Description

Description

Long-term temperature development between 1953/73 and 2013

A spatially and temperorally representation of temperature development over the past decades is given in Figure 1. Trends shown in Figure 1 result from spatially interpolated daily station data obtained from the National Climate Data Center (NCDC). The results confirm the overall trends as seen in the CRUTEM data; however, the results give a more detailed impression on spatio-temporal variations of temperature change. Over the past 40 years, the eastern Chad experiences the highest temperature increase in the entire basin. Increases across the entire basin are strongest during spring and fall (up to 6°C). During summer and during winter months we see the least temperature increases (3-4°C). Along the southern basin periphery, representing the area with maximum precipitation and hence most river discharge, temperature increases are among the lowest during all seasons.

Temperature Change under different Scenarios 2000-2099

The B1 story line represents the mildest temperature increase of the discussed scenarios. In a B1 scenario, annual average temperatures will increase until the end of the century by an approximate 2°C, plus/minus 0.5°C depending on the climate zone (Figure 2 to 4). A significant difference in temperature increase between different scenarios does not occur before the end of the 2030ies. Latest at the beginning of 2040 in an A1b and an A2 scenario, temperatures will start increasing faster resulting in a total temperature increase of 3°C (A1b) and 4°C (A2) by 2099.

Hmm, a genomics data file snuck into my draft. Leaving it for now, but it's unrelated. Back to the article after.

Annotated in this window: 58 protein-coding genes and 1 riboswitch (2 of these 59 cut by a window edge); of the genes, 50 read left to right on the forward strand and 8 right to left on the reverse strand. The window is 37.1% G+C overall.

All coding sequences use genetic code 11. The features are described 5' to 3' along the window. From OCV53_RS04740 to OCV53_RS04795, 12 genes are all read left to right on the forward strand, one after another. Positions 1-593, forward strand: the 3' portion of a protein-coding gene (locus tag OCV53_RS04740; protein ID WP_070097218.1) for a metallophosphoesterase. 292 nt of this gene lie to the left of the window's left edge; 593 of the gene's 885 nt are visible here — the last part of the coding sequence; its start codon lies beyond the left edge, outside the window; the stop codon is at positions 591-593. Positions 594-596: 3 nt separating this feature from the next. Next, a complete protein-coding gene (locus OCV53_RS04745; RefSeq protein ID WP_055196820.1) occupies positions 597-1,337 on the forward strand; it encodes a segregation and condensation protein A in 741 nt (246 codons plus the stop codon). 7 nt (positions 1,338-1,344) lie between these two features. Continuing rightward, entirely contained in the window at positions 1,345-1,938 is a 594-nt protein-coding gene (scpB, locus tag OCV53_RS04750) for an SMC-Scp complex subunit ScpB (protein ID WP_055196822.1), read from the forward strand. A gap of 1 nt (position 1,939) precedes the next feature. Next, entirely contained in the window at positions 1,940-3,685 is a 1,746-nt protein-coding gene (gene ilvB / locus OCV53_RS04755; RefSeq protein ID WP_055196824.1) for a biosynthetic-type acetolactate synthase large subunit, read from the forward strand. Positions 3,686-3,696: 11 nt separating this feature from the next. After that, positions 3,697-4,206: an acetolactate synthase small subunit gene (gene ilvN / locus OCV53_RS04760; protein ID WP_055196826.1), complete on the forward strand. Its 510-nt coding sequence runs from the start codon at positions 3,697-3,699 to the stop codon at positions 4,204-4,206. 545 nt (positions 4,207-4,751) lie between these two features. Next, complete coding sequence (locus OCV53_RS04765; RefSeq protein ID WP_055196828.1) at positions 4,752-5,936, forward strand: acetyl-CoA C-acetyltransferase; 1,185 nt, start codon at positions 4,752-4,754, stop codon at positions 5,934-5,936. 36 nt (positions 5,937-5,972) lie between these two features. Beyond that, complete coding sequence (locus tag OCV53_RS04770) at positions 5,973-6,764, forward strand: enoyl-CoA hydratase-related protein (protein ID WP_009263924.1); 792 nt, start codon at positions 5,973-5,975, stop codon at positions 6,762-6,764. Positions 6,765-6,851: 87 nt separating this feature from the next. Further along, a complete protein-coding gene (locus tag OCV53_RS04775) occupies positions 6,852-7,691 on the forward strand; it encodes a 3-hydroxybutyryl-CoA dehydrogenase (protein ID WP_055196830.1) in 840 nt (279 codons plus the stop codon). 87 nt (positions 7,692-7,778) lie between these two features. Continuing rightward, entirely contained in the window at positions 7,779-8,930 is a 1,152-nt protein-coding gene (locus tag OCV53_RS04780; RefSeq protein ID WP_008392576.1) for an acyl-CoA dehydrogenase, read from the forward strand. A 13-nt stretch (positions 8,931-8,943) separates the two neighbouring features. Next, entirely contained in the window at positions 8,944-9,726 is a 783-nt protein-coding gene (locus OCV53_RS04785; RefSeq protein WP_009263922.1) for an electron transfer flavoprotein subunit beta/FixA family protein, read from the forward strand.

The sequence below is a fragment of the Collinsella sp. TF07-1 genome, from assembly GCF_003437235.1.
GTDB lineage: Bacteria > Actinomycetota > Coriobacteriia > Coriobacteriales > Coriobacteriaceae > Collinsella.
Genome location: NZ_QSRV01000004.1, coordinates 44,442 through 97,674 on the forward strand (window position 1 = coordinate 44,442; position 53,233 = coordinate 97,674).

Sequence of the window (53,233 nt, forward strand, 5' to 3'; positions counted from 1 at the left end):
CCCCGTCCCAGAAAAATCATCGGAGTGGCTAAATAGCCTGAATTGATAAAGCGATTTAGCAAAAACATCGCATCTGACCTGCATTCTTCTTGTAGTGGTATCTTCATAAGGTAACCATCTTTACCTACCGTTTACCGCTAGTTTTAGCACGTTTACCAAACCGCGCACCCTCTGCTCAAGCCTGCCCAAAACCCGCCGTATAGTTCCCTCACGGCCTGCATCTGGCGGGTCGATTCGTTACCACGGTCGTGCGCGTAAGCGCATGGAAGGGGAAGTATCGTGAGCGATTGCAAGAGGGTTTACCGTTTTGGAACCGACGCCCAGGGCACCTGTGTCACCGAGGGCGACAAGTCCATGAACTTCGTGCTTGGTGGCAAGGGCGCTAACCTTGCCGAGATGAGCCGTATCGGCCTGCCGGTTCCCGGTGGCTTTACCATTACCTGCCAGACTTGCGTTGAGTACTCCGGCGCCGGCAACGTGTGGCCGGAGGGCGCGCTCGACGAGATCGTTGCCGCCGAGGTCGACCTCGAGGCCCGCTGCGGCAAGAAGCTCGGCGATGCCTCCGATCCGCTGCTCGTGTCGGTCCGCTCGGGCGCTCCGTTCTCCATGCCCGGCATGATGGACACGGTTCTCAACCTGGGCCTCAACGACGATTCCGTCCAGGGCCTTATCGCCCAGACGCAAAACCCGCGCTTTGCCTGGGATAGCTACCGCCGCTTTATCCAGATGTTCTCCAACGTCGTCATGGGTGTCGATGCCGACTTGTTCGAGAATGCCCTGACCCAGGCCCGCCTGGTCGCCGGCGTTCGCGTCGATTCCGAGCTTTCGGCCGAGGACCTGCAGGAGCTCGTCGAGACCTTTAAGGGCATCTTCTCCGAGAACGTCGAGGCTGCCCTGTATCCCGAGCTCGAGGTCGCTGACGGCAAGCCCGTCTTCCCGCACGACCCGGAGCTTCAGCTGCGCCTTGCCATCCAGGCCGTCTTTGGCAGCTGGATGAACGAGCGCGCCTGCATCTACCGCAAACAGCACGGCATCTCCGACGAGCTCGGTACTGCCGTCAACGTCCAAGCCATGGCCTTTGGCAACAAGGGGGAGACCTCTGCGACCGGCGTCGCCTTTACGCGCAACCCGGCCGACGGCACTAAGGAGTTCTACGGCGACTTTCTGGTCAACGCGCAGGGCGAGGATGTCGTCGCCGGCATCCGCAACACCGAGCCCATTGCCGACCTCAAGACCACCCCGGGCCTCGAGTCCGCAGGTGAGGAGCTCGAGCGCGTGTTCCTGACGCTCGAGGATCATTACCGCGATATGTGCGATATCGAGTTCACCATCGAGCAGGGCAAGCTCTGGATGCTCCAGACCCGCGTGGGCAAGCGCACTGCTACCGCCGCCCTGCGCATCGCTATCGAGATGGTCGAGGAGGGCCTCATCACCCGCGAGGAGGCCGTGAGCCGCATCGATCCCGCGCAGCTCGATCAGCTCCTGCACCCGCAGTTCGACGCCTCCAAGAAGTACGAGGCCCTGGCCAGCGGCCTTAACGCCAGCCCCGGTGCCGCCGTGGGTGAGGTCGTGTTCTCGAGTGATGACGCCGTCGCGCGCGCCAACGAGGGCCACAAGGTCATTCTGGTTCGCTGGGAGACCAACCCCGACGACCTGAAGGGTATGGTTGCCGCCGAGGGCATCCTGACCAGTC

Temperature increase is highest in the arid (Figure 4) and lowest in the dry sub-humid zone (Figure 2). The high inter-annual temperature variation in the arid zone is related to inter-annual variations in cloud cover that are less pronounced in the semi-arid and dry sub-humid zone.

Spatio-temporal analyses of temperature development over the next hundred years (Figure 5 to 7) is in agreement with observed temperature changes between 1973 and 2013 (Figure 1), with change scenarios (B1, A1b and A2) showing highest temperature increase during spring and fall and the least temperature increase during summer (main cropping season) and winter. Areas of highest temperature increase within the water productive basin are the eastern (area of Abeche) and the central Lake Chad Basin (see spring and fall panel in Figure 5 to 7).

LIS 1.0
CBLT
CBLT
German Development Cooperation
BMZ
GIZ
GIZ
BGR
BGR
AHT
AHT GROUP AG
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